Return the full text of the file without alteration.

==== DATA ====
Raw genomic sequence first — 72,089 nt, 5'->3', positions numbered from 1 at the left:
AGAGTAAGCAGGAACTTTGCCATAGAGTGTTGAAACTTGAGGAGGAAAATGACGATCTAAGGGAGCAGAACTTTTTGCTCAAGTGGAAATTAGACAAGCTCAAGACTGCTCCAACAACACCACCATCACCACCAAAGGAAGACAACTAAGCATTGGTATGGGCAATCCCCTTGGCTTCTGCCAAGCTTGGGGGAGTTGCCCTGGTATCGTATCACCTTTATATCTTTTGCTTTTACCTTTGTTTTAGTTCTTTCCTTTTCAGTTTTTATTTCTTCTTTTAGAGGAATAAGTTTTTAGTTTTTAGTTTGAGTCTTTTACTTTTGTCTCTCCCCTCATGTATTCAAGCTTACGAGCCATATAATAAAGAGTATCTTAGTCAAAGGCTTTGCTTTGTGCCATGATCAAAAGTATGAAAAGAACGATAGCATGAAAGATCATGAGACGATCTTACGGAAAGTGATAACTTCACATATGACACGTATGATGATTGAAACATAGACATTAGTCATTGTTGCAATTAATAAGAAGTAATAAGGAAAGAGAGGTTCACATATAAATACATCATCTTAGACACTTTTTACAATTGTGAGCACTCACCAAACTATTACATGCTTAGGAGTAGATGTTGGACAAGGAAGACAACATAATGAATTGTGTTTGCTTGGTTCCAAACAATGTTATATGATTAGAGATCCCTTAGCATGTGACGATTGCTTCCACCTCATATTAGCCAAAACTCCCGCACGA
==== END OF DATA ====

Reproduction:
Raw genomic sequence first — 72,089 nt, 5'->3', positions numbered from 1 at the left:
AGAGTAAGCAGGAACTTTGCCATAGAGTGTTGAAACTTGAGGAGGAAAATGACGATCTAAGGGAGCAGAACTTTTTGCTCAAGTGGAAATTAGACAAGCTCAAGACTGCTCCAACAACACCACCATCACCACCAAAGGAAGACAACTAAGCATTGGTATGGGCAATCCCCTTGGCTTCTGCCAAGCTTGGGGGAGTTGCCCTGGTATCGTATCACCTTTATATCTTTTGCTTTTACCTTTGTTTTAGTTCTTTCCTTTTCAGTTTTTATTTCTTCTTTTAGAGGAATAAGTTTTTAGTTTTTAGTTTGAGTCTTTTACTTTTGTCTCTCCCCTCATGTATTCAAGCTTACGAGCCATATAATAAAGAGTATCTTAGTCAAAGGCTTTGCTTTGTGCCATGATCAAAAGTATGAAAAGAACGATAGCATGAAAGATCATGAGACGATCTTACGGAAAGTGATAACTTCACATATGACACGTATGATGATTGAAACATAGACATTAGTCATTGTTGCAATTAATAAGAAGTAATAAGGAAAGAGAGGTTCACATATAAATACATCATCTTAGACACTTTTTACAATTGTGAGCACTCACCAAACTATTACATGCTTAGGAGTAGATGTTGGACAAGGAAGACAACATAATGAATTGTGTTTGCTTGGTTCCAAACAATGTTATATGATTAGAGATCCCTTAGCATGTGACGATTGCTTCCACCTCATATTAGCCAAAACTCCCGCACGA